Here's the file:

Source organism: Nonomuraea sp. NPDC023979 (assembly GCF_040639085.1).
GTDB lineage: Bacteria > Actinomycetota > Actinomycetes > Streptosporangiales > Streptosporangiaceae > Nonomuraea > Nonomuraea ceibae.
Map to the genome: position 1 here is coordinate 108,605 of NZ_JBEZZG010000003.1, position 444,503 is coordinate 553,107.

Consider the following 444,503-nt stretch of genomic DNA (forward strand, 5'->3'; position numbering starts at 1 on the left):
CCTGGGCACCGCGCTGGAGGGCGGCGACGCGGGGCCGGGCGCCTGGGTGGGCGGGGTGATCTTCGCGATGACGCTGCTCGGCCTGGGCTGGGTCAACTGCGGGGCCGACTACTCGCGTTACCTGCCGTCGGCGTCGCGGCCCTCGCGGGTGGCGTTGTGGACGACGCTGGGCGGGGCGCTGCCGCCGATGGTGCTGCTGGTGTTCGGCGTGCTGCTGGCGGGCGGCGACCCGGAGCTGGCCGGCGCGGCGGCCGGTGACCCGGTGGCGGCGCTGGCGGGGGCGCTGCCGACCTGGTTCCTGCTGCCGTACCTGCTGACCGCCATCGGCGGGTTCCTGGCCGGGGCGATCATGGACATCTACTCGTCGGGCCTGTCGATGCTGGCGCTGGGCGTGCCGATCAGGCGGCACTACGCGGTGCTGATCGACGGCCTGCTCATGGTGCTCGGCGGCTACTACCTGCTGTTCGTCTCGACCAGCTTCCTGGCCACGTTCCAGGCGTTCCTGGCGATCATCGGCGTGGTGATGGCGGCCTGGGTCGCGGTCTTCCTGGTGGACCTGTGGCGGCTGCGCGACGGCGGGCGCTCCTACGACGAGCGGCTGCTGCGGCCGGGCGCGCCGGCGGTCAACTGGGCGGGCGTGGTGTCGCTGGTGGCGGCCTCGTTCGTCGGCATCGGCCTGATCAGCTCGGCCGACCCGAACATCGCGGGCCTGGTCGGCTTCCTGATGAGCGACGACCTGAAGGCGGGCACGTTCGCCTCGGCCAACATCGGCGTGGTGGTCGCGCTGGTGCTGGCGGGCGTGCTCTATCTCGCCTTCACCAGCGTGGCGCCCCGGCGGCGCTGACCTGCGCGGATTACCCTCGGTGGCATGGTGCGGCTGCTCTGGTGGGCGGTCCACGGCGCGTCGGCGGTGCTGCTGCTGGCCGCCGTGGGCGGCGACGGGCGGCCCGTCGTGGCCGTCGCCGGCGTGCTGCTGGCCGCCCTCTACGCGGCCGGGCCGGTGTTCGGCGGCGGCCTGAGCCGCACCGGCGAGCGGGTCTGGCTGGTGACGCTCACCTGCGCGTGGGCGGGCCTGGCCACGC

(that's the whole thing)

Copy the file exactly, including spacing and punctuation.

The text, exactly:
Source organism: Nonomuraea sp. NPDC023979 (assembly GCF_040639085.1).
GTDB lineage: Bacteria > Actinomycetota > Actinomycetes > Streptosporangiales > Streptosporangiaceae > Nonomuraea > Nonomuraea ceibae.
Map to the genome: position 1 here is coordinate 108,605 of NZ_JBEZZG010000003.1, position 444,503 is coordinate 553,107.

Consider the following 444,503-nt stretch of genomic DNA (forward strand, 5'->3'; position numbering starts at 1 on the left):
CCTGGGCACCGCGCTGGAGGGCGGCGACGCGGGGCCGGGCGCCTGGGTGGGCGGGGTGATCTTCGCGATGACGCTGCTCGGCCTGGGCTGGGTCAACTGCGGGGCCGACTACTCGCGTTACCTGCCGTCGGCGTCGCGGCCCTCGCGGGTGGCGTTGTGGACGACGCTGGGCGGGGCGCTGCCGCCGATGGTGCTGCTGGTGTTCGGCGTGCTGCTGGCGGGCGGCGACCCGGAGCTGGCCGGCGCGGCGGCCGGTGACCCGGTGGCGGCGCTGGCGGGGGCGCTGCCGACCTGGTTCCTGCTGCCGTACCTGCTGACCGCCATCGGCGGGTTCCTGGCCGGGGCGATCATGGACATCTACTCGTCGGGCCTGTCGATGCTGGCGCTGGGCGTGCCGATCAGGCGGCACTACGCGGTGCTGATCGACGGCCTGCTCATGGTGCTCGGCGGCTACTACCTGCTGTTCGTCTCGACCAGCTTCCTGGCCACGTTCCAGGCGTTCCTGGCGATCATCGGCGTGGTGATGGCGGCCTGGGTCGCGGTCTTCCTGGTGGACCTGTGGCGGCTGCGCGACGGCGGGCGCTCCTACGACGAGCGGCTGCTGCGGCCGGGCGCGCCGGCGGTCAACTGGGCGGGCGTGGTGTCGCTGGTGGCGGCCTCGTTCGTCGGCATCGGCCTGATCAGCTCGGCCGACCCGAACATCGCGGGCCTGGTCGGCTTCCTGATGAGCGACGACCTGAAGGCGGGCACGTTCGCCTCGGCCAACATCGGCGTGGTGGTCGCGCTGGTGCTGGCGGGCGTGCTCTATCTCGCCTTCACCAGCGTGGCGCCCCGGCGGCGCTGACCTGCGCGGATTACCCTCGGTGGCATGGTGCGGCTGCTCTGGTGGGCGGTCCACGGCGCGTCGGCGGTGCTGCTGCTGGCCGCCGTGGGCGGCGACGGGCGGCCCGTCGTGGCCGTCGCCGGCGTGCTGCTGGCCGCCCTCTACGCGGCCGGGCCGGTGTTCGGCGGCGGCCTGAGCCGCACCGGCGAGCGGGTCTGGCTGGTGACGCTCACCTGCGCGTGGGCGGGCCTGGCCACGC